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Level Up Or Lip Service?

The Not Okays in performance. Photo: The Not Okays Facebook.
Supporting local artists is more important than ever - are you walk the walk during New Zealand Music Month?

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New Zealand Music Month (NZMM) is in full swing - and there’s lots to like about it.  The theme this year being ‘Level Up Our Local Talent’.

 

But it’s sometimes a little hard to get away from the feeling it can become a spotlight on those who have already ‘made it’ to the level being referred to.

Is every time you hear Six60, L.A.B, Lorde or BENEE during May a missed opportunity to have brought some other band or artist up to that level, even if just for a moment? 

The answer is, of course, complicated - ‘why not both?’ would be the ideal answer - as those listed above have earned their success. In competitive and commercial worlds, radio stations and content providers still have audiences to maintain and revenue targets to hit.

The same goes with concert-going. Given the barren run performers, promoters, venue owners and technical staff have had to endure from pandemic restrictions, any time is a good time to get out and support them, But if you take NZMM seriously, perhaps it’s time to check out someone new.

 

We decided to check in with those at the coalface.

Paula Yeoman, Music Manager of the likes of rising artists Theia and Paige for NicNak Media, told The Big Idea “it’s been heartening this NZMM to see so much activity and support for emerging acts and those less visible than the big names who dominate the charts and radio. 

“But the real challenge will be in keeping this momentum going.

Theia performing live. Photo: Tom Grut. 

“There’s clearly no shortage of cash to throw at tickets for the big international acts about to flock to our shores - and I welcome these big shows returning. But my sense is punters are still reluctant to fork out to see a local band that charges around the $10 to $40 mark.

“The stark contrast is a bitter pill to swallow. For artists to develop and grow, we need a healthy live scene. For artists to make any money from their music, we need a healthy live scene. But a healthy live scene depends on people supporting acts and actually buying tickets. 

“It breaks my heart that people don’t hesitate to buy a $6 oat milk flat white and an $8 sandwich, but they’ll um and ah over paying $10 for a show that’s been the culmination of months/years of blood, sweat and tears.” 

Vocalist for The Not Okays, Lauren Kate Borhani told The Big Idea that this month’s ‘Level Up’ theme “is an appropriate challenge for the powers that be who control what New Zealand is listening to, reading about and watching to extend their support further to lesser-known bands and help 'level them up' to a place of recognition or landing opportunities. 

“However, it's also an opportunity for the general public to challenge themselves to dip into a local band they may not have experienced before. Everyone shares responsibility for celebrating the incredible wealth of talent we have in this country.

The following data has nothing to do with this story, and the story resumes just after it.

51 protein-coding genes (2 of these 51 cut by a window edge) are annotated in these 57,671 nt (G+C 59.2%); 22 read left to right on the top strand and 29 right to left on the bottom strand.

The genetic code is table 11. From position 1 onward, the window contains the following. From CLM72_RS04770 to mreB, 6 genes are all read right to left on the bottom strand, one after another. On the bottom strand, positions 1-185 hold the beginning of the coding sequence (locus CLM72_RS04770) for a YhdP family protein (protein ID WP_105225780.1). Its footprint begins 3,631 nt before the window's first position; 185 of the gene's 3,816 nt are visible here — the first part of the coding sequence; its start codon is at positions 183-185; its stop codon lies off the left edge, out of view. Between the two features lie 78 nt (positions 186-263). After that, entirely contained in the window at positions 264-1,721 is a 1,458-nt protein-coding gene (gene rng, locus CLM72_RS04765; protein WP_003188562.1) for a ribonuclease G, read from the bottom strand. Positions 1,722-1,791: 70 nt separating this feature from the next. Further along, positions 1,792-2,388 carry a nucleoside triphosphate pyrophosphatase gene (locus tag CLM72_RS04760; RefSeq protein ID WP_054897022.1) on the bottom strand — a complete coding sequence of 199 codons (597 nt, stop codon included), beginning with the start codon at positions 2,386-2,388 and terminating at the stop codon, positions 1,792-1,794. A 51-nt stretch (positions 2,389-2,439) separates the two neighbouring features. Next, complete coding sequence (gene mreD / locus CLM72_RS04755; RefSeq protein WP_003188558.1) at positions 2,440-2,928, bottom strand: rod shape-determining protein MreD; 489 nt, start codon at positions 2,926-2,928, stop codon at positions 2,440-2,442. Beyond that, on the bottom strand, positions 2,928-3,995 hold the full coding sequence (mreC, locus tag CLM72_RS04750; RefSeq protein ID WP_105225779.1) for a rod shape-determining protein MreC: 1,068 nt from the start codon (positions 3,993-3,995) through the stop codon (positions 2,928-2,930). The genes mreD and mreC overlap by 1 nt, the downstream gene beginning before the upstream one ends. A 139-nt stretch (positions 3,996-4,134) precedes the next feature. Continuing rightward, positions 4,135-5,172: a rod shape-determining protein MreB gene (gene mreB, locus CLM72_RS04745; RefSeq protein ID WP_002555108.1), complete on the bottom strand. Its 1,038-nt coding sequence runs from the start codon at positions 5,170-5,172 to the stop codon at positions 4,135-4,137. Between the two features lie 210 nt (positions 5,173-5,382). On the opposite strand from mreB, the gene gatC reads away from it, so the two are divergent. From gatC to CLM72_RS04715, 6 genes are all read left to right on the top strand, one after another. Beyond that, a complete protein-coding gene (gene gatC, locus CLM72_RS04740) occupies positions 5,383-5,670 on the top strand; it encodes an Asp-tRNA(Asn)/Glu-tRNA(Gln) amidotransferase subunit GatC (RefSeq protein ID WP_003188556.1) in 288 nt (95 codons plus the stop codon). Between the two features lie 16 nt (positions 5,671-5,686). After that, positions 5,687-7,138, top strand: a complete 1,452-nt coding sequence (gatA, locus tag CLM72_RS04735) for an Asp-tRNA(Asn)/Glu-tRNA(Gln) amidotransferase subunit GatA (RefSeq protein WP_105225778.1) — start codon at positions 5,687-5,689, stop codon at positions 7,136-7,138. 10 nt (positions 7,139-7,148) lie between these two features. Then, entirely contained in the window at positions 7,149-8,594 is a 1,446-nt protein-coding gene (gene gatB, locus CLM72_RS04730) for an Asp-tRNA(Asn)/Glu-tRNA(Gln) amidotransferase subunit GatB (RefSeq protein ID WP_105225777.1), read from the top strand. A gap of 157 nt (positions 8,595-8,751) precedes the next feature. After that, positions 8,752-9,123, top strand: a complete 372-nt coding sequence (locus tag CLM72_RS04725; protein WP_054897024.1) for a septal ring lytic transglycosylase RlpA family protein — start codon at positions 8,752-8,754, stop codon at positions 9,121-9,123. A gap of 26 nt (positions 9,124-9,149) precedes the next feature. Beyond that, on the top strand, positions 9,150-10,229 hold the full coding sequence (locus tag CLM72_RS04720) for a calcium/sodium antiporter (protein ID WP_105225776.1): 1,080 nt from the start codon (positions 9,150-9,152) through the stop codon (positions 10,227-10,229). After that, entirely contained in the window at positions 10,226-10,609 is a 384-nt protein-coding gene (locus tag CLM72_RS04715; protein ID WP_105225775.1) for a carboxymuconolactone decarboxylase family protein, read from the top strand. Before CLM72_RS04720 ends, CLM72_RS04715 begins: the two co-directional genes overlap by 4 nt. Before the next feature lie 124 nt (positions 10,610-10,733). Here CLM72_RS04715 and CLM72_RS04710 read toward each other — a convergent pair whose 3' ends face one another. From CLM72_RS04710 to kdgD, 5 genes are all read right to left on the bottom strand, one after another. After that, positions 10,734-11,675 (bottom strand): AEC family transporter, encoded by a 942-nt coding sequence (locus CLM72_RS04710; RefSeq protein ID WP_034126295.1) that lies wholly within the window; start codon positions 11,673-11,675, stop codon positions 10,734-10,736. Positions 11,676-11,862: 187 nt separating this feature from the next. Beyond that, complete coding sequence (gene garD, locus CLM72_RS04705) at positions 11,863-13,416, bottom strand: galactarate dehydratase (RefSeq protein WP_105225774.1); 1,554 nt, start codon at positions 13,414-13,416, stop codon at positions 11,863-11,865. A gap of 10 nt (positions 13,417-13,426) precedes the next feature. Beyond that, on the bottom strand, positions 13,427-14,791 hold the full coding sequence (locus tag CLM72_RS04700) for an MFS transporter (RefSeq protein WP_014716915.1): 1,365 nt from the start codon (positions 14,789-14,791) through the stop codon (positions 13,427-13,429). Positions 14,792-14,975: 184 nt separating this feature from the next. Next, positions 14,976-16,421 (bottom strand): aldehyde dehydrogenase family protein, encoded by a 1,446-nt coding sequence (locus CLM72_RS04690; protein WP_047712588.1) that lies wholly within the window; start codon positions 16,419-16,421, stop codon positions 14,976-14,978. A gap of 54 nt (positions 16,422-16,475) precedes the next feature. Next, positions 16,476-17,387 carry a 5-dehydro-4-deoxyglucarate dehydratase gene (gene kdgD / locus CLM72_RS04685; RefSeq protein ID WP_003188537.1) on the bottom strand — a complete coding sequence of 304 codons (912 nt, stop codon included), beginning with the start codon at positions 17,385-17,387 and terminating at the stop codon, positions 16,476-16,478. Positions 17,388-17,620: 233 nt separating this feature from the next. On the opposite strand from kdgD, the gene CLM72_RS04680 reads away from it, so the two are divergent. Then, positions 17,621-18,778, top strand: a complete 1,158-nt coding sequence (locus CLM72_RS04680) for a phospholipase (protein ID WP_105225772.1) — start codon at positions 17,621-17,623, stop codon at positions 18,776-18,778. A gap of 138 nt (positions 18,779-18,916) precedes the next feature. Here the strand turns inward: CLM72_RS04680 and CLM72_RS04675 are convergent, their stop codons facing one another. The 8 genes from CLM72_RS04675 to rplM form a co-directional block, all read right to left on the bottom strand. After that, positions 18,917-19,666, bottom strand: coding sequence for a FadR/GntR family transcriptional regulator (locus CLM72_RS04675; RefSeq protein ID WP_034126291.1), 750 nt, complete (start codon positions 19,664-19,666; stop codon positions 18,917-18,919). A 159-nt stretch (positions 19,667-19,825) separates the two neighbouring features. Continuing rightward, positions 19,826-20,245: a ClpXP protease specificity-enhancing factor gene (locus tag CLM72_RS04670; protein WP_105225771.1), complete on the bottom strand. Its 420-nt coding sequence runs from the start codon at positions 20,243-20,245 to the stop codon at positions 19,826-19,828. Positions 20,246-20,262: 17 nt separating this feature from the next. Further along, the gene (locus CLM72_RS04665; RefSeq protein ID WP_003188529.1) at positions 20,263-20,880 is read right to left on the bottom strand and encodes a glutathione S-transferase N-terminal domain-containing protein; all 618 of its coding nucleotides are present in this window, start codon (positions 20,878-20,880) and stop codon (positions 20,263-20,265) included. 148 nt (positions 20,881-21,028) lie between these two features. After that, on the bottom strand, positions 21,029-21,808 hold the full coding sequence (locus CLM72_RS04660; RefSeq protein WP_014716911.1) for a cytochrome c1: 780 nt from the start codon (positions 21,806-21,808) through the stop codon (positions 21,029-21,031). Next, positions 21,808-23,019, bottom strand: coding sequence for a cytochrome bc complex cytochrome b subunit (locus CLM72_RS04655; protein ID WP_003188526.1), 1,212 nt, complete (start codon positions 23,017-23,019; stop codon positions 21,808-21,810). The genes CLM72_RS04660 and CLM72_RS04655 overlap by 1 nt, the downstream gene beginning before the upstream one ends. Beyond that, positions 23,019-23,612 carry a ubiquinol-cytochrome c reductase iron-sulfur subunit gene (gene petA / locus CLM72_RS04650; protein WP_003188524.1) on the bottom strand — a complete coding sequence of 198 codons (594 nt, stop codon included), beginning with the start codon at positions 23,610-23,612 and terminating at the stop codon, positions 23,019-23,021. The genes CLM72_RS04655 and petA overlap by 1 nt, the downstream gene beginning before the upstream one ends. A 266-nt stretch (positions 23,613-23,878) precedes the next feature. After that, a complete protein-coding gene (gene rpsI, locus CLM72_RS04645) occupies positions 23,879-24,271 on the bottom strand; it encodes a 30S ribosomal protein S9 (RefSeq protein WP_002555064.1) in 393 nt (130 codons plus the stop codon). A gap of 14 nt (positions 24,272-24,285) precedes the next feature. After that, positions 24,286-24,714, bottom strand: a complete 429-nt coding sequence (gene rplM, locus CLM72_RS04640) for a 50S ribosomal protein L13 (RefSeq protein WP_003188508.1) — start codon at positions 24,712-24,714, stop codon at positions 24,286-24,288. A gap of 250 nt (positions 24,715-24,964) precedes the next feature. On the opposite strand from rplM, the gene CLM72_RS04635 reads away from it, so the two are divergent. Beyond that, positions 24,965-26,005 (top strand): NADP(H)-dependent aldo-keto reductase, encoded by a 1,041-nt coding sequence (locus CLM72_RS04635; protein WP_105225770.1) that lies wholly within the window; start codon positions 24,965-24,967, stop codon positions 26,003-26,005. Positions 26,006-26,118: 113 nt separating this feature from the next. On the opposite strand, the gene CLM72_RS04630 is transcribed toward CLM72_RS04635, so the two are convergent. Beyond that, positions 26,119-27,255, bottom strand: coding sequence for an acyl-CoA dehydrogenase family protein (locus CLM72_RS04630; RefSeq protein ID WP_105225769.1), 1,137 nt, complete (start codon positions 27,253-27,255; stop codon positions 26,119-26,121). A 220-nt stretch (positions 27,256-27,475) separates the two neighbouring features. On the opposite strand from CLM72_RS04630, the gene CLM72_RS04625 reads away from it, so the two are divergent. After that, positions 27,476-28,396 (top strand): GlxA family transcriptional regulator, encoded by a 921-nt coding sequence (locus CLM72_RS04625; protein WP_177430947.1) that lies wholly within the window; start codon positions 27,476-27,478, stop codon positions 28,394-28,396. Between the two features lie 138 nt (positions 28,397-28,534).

“We see NZMM as a time to challenge NZ's 'Tall Poppy' thinking and just let it be about the music.” 

 

 

Aum Festival. Photo: Nabulen.

 

Rob Warner has a wealth of experience, having spent decades DJing at venues all over Auckland. The nightlife advocate told The Big Idea “the amount of events cancelled at short notice - small and large - has been gruelling for musicians, promoters and venues. It's taken a lot of faith by them to plan events for the comeback, knowing that there's a decent percentage of people who rightly are cautious about going back to dance floors. 

“But it is happening and the weekly goings-on is getting better - even with the knowledge that the pandemic is not over and more curveballs could arrive.

“Many musicians and performers have been stretched to their limits so being able to perform again has been a huge relief. People venturing out and being enthusiastic about events is great to see.”

Warner thinks there’s been a renewed appreciation for homegrown talent, one kernel of good news from the pandemic. ”With two summers being mostly local artists, Kiwi talent shone big time. I think this could have a longer-term positive impact for local artists. Events and festivals being so good without internationals will lead to event-goers having a new appreciation for local talent, especially up and coming talent."

DJ Keepsakes. Photo: Haven Records.

He points out “this week alone in Auckland there's some amazing Kiwi-focused events going on. Europe-based Kiwi Freq Nasty is playing at Neck of the Woods on K-Rd on Friday. A few doors down at Whammy Bar is "Mutant" by Haven Records - a techno event created by one of the top hard techno labels globally, run by Kiwi producer and DJ Keepsakes. The Grand Dubbers Picnic with electronic music pioneers Pitch Black playing live alongside Europe-based Grouch and a bunch of other DJs being held at the Aum New Years Festival site, north of the city on Saturday night. 

“Tons on - and across the spectrum too - so get out for a dance.”

You don't have to be in Auckland, of course. There’s sure to be heaps happening in your region too, so seek out local musicians ready to put on a show. You can find plenty of activity at the NZ Music Month website and comprehensive gig guides like at Undertheradar.

Written by

The Big Idea Editor

19 May 2022

The Big Idea Editor